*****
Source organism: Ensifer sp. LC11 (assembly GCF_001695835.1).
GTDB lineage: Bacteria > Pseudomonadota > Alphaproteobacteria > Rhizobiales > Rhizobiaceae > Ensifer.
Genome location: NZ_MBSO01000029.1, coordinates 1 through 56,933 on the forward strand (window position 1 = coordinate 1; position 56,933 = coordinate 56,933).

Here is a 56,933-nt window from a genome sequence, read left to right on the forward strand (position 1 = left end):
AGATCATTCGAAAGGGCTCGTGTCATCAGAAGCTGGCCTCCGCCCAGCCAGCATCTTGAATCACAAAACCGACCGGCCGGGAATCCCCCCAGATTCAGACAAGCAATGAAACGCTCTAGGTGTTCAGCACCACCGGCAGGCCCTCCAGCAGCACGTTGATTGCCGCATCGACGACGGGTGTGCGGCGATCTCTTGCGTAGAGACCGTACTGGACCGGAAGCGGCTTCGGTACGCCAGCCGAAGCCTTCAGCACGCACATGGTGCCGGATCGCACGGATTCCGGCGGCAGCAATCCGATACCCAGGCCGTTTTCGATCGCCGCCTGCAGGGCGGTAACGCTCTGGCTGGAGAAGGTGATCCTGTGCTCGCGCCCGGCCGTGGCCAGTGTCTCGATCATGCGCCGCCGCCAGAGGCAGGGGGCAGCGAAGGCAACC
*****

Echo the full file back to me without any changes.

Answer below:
Source organism: Ensifer sp. LC11 (assembly GCF_001695835.1).
GTDB lineage: Bacteria > Pseudomonadota > Alphaproteobacteria > Rhizobiales > Rhizobiaceae > Ensifer.
Genome location: NZ_MBSO01000029.1, coordinates 1 through 56,933 on the forward strand (window position 1 = coordinate 1; position 56,933 = coordinate 56,933).

Here is a 56,933-nt window from a genome sequence, read left to right on the forward strand (position 1 = left end):
AGATCATTCGAAAGGGCTCGTGTCATCAGAAGCTGGCCTCCGCCCAGCCAGCATCTTGAATCACAAAACCGACCGGCCGGGAATCCCCCCAGATTCAGACAAGCAATGAAACGCTCTAGGTGTTCAGCACCACCGGCAGGCCCTCCAGCAGCACGTTGATTGCCGCATCGACGACGGGTGTGCGGCGATCTCTTGCGTAGAGACCGTACTGGACCGGAAGCGGCTTCGGTACGCCAGCCGAAGCCTTCAGCACGCACATGGTGCCGGATCGCACGGATTCCGGCGGCAGCAATCCGATACCCAGGCCGTTTTCGATCGCCGCCTGCAGGGCGGTAACGCTCTGGCTGGAGAAGGTGATCCTGTGCTCGCGCCCGGCCGTGGCCAGTGTCTCGATCATGCGCCGCCGCCAGAGGCAGGGGGCAGCGAAGGCAACC